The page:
·         Differences in the net present value: – This signifies that, though the net outflow under the contract is the same for buyer, the present value of cash flows will make a huge difference in the cases where there is a large drop immediately following the purchases and the buyer has to make an immediate settlement. The converse will be true when the price of the commodity increases immediately after the purchase. Even though there is no practical significance of the net present values, this is especially true in the case of contracts with large values.

·         The firm must have extra liquidity to handle a sudden outflow of prior to expiration. This added risk and the cost of keeping the liquid funds makes these contracts less attractive and riskier.

The futures contracts are riskier to some extent. To illustrate let us consider the following situations of our previous example of the contract by A to buy the book on May 1st.

In the intervening period if the price of the particular book is slashed and is available in the market at $ 15 A may not be interested in taking delivery on the date agreed. Similarly if the price of the book is increased in the meantime to $ 40 then the shop owner may not be interested in calling A to take delivery. This illustration clearly explains the risks associated with the futures contract. Thus forward contracts are characterised with a big shortcoming that whatever way the prices of the commodities move, either the buyer or seller will have the tendency to make a default.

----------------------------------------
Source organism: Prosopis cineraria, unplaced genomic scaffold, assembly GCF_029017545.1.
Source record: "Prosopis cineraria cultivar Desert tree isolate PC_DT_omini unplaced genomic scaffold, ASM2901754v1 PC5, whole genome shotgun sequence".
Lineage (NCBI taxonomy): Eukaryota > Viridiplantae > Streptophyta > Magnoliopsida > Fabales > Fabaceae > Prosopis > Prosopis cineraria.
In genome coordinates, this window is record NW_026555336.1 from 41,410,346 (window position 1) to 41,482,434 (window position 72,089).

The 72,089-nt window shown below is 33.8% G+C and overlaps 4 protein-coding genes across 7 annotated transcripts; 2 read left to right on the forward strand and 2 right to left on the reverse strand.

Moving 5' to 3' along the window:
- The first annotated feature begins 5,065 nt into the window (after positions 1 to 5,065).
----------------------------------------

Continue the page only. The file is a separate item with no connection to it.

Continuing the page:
However by the adoption to mark-to-the-market method, the risk element is reduced to some extent as the transactions are initiated through exchange clearing houses where the payments are settled though the exchange. Since the exchange is involved in the settlements the seller or buyer will not have the tendency to default. Moreover the buyer or seller will have to meet their commitments only for the difference in the contracted and market prices of the transaction.

Another factor which needs to be considered in favour of the futures contract is that the settlements are made in the clearing house on a day to day basis which leaves no chance for any accumulation of losses either to the buyer or the seller or to the intermediaries.

“The only substandard item of a futures indenture is the value of an essential entity, which is decided in the trading ground.”  (Zigler, 2003)